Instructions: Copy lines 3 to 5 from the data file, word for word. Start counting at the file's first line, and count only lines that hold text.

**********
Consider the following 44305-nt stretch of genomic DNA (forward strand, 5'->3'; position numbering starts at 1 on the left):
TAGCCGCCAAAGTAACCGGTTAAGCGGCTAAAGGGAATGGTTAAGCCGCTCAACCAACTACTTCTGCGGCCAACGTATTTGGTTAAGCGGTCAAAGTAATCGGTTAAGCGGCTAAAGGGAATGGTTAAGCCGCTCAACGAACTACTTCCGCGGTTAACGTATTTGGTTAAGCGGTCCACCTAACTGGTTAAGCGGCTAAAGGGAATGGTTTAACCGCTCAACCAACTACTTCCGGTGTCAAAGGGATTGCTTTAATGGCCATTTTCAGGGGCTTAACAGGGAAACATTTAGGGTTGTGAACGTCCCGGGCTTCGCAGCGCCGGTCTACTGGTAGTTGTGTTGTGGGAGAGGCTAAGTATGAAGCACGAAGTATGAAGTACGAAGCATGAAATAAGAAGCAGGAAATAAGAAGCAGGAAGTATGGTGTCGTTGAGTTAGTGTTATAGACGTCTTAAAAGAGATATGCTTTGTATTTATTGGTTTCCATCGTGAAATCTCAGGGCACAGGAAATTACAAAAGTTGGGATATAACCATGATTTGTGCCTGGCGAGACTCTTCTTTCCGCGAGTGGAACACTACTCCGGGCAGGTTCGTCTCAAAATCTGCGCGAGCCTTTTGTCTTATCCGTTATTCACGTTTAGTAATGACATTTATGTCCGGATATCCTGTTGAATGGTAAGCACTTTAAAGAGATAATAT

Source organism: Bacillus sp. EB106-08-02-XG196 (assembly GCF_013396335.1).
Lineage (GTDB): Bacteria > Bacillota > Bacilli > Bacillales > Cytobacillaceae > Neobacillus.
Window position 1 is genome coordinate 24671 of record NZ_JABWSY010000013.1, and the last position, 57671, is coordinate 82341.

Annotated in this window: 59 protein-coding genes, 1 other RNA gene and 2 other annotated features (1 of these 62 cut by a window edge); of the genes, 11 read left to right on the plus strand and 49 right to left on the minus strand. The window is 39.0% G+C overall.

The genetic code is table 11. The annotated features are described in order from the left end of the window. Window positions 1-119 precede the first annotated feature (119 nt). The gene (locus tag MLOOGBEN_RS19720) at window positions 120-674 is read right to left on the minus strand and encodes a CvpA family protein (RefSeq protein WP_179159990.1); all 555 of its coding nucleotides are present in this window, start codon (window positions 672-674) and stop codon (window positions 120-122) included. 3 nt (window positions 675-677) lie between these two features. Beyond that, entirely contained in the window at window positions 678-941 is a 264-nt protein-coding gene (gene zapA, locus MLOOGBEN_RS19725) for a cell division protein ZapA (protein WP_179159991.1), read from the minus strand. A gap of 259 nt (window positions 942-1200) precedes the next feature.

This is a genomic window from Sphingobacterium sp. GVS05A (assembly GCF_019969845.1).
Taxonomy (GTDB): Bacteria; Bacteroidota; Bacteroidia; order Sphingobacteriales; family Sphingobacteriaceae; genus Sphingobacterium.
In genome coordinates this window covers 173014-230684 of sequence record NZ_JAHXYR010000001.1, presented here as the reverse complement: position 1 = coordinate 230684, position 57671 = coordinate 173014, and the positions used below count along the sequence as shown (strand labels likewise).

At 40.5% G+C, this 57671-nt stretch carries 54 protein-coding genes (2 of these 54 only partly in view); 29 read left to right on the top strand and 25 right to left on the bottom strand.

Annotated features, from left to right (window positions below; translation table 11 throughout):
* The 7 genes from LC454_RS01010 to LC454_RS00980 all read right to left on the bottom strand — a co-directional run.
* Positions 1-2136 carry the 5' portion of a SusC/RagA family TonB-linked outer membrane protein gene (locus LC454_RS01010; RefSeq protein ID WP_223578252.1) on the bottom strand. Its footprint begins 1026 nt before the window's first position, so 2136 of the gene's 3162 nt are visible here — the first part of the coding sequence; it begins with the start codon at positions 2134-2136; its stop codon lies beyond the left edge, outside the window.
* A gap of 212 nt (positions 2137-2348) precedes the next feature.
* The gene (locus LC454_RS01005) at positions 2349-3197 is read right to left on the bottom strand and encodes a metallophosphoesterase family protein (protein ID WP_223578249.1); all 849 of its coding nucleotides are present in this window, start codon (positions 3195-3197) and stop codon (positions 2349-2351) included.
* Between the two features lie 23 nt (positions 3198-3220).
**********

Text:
Source organism: Bacillus sp. EB106-08-02-XG196 (assembly GCF_013396335.1).
Lineage (GTDB): Bacteria > Bacillota > Bacilli > Bacillales > Cytobacillaceae > Neobacillus.
Window position 1 is genome coordinate 24671 of record NZ_JABWSY010000013.1, and the last position, 57671, is coordinate 82341.